Falcone: I know you wouldn't want the police to take a closer look at those drugs they found. And I know about your experiments with the inmates of your nuthouse. See, I don't go into business with a guy without finding out his dirty secrets. And those goons you used – I own the muscle in this town. Now, I've been bringing your stuff in for months, so whatever he's planning, it's big, and I want in.
Crane: Well, I already know what he'll say: that we should kill you.
Falcone: Even he can't get me in here. Not in my town.
Crane: ... would you like to see my mask? I use it in my experiments. Probably not very frightening to a guy like you, but these crazies, they can't stand it.
Falcone: So when did the nut take over the nuthouse?
Cue Crane spraying the fear toxin in Falcone's face, making Falcone scream in terror.
Crane: They scream and they cry. Much as you're doing now.

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  • Brick Joke: "Nice coat."
    • Also, Gordon comments on wanting to get himself one of Batman's tumblers when he first sees it. Batman later has him using the Tumbler to collapse the support struts of the train tracks to prevent Ra's al Ghul from using it.
    • "Didn't you get the memo?"
  • But He Sounds Handsome: Inverted - Bruce makes fun of his alter-ego while establishing his rich idiot persona. "The guy dresses up like a bat...clearly has issues."
  • Calling Card: The Joker uses a joker playing card as this whenever he commits a crime, whether it be a bank robbery or a hit.
  • The Cameo Tim Booth of the band known as James has a small non speaking role as lesser known Batman villain, Victor Zsasz. SO this is sort of a double cameo.
  • The Cast Showoff: Notice how Ducard tends to go into boxing stances when fighting bare handed? Most probably influenced from Liam Neeson's boxing training during his teens. It also works with Ducard's general philosophy of being a Combat Pragmatist. He even chastised Bruce for having a more stylized fighting technique.
  • Comic Book Adaptation: Currently the last Batman movie to receive one. It's okay if you haven't heard of it; it didn't come out with much fanfare, and was more of an original story packaged with reprints of classic Batman stories.
  • Conservation of Ninjitsu: Batman (one inexperienced ninja) versus the League of Shadows (many experienced ninja). Guess who's going to win. Of course, he does this by avoiding the fight altogether. After initially holding off a few, he burns the Evil Lair down to the ground, which provides a distraction that allows him to escape.
    • More or less averted when he finally does face four ninja. He has to tackle one of them over a ledge so he doesn't take all of them on all at once. When they catch up to him, they gang up and give him a good fight (until he tackles one of them over a ledge again).
  • Create Your Own Villain: At the end Gordan is discussing with Batman how the police and the mob escalate the war against each other, before shifting to how Batman may have drawn out someone else who likes to dress in a costume. When Batman wonders what Gordan is getting at he is told of a unusual bank robbery that had occurred, by someone with a flair for the theatrical just like him, and leaves a calling card.
  • Deadpan Snarker: Various characters show signs of this, though Lucius Fox is the most apparent, like during his conversation with Bruce Wayne about a full body armor suit.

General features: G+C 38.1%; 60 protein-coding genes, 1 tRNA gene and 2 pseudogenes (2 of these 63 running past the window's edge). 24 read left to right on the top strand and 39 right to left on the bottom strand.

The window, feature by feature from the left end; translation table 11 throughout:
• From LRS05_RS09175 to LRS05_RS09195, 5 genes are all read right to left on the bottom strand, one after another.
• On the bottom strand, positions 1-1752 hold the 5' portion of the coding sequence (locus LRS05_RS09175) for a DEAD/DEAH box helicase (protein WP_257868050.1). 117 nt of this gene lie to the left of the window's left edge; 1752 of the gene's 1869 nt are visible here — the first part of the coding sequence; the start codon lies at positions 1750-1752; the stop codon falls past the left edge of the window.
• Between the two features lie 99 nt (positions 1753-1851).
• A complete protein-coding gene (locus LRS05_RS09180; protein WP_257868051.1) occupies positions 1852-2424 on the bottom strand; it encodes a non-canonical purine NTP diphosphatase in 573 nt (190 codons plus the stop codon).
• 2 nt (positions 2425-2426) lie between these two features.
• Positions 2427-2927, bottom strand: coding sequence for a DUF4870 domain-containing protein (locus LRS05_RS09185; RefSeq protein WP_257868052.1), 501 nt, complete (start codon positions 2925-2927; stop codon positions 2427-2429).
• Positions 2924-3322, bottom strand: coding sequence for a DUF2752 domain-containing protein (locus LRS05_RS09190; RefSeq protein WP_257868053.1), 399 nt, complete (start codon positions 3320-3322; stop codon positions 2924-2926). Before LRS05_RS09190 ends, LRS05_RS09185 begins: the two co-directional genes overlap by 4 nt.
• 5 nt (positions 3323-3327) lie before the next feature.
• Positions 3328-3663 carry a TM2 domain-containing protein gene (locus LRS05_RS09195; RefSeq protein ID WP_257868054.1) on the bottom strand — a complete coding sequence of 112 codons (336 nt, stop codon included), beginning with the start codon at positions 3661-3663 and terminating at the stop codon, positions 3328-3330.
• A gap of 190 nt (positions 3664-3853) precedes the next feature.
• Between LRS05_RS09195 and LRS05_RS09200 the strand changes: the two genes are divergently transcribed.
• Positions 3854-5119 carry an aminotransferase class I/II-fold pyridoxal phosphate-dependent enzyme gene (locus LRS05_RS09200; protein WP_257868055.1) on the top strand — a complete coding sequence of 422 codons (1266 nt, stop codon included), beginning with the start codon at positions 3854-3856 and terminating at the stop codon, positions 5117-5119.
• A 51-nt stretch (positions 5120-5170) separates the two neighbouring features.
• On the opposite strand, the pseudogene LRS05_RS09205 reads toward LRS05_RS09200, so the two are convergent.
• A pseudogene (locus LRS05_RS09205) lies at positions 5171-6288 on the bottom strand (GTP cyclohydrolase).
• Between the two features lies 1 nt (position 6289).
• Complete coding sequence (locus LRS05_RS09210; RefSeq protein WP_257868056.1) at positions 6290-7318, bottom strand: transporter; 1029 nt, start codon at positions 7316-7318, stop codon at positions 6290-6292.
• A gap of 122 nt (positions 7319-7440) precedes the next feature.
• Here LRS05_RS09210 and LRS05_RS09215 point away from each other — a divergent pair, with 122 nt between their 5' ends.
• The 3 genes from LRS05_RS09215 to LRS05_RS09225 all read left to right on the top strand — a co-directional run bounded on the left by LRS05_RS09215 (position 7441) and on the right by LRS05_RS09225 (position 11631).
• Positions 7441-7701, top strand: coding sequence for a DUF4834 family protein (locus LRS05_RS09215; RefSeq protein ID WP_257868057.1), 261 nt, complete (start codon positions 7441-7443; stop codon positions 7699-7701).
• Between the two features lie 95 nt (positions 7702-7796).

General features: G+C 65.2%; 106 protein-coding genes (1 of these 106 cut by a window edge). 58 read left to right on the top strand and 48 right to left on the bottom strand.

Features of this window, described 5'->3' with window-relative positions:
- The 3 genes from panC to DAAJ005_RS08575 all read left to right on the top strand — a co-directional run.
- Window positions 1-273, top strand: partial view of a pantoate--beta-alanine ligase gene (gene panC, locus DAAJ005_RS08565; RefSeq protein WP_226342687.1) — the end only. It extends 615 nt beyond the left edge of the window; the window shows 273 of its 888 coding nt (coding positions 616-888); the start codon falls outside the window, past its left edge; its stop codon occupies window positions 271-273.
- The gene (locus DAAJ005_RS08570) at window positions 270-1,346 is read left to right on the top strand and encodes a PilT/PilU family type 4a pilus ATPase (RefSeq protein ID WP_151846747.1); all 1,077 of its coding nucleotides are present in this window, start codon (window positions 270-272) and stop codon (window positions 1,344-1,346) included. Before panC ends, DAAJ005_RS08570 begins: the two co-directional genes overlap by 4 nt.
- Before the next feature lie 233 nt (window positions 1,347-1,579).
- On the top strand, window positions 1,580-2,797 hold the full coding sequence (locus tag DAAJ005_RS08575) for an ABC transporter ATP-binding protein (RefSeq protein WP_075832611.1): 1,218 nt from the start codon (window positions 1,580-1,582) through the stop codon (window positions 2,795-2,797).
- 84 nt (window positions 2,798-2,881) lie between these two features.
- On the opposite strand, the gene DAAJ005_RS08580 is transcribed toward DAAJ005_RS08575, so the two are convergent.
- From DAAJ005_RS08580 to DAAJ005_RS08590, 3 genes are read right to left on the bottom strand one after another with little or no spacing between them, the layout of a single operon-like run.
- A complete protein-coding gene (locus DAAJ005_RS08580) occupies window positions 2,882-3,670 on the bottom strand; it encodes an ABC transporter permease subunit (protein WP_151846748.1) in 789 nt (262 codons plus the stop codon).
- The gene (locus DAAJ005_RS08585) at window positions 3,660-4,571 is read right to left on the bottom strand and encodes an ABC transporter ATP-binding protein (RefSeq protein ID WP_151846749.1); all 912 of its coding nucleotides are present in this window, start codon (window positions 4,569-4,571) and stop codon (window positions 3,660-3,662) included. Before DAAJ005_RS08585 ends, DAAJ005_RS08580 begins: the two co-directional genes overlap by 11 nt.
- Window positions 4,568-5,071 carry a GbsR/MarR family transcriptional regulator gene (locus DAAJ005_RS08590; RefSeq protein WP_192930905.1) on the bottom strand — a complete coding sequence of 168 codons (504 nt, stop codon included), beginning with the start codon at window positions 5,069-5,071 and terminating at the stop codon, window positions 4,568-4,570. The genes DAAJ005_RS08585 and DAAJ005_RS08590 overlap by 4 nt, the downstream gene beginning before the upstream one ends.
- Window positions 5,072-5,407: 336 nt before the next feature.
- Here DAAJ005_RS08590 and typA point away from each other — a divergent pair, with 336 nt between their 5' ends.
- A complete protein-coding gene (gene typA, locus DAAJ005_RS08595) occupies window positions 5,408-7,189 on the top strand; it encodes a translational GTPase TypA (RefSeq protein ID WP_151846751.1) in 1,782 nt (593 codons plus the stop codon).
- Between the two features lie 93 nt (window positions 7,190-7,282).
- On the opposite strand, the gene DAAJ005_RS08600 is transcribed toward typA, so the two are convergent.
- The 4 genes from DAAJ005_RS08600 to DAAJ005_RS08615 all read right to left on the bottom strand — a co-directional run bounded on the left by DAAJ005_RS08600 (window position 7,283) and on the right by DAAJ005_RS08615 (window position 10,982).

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Bruce Wayne: Why didn't they put it into production?
Lucius Fox: Bean counters didn't think a soldier's life was worth 300 grand. So what's your interest in it, Mr. Wayne?
Bruce Wayne: I want to borrow it. For, uh, spelunking. You know, cave diving.
Lucius Fox: ... you expecting to run into much gunfire in these caves?

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    • Alfred Pennyworth might qualify too, though not to the same extent as in the sequel. "What's the point of all those pushups if you can't even lift a bloody log?"
    • Jonathan Crane as well.
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Dawes: Do you really believe that a man who butchers people for the mob doesn't belong in prison?
Crane: Well, I would hardly have testified to that otherwise.

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Alfred: "What you have created is akin to architecture. [The Batman] has a practical aspect, but also an aesthetic one."

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  • Don't Think, Feel: Inverted. Bruce Wayne starts out driven by rage and guilt. The League of Shadows teaches him to use his head.
  • Due to the Dead/Antagonist in Mourning: At the end of the novelization, Bruce buries Ducard, or what was left of him after the monorail crashed, next to Thomas Wayne.
  • Dull Surprise: The Wayne employee overseeing the water is remarkably blase about the idea of the entire city's water supply exploding.
  • Entitled Bastard: Inverted with Ra's.
  • Eucatastrophe: If Bruce hadn't been saved by Alfred from his mansion and Gordon hadn't been able to blow up the monorail tracks; Gotham's citizens would have all been driven insane or killed each other due to Scarecrow's fear toxin and Ra's Al Ghul's plan.
  • Even Evil Has Standards: Jonathan Crane might show signs of this in comparison to the other main villains of the movie, depending on how you interpret some of the dialogue. Examples include:
    • When Ducard explains his plan for poisoning Gotham, he adds that Crane helped under the impression that the plan was to hold the city to ransom. Does this imply that Ducard expected Crane to object to mass murder, or that Ducard wanted to make sure Crane thought there was something in it for himself?
    • Also, Crane's conversation with Falcone about Rachel Dawes earlier in the movie leaves unclear whether his remark at the end was indignation, or just not wanting the details in case questioned on it later on:
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Falcone: I'll buy her off.
Crane: Not this one.
Falcone: Idealist, huh? Well, there's an answer to that too.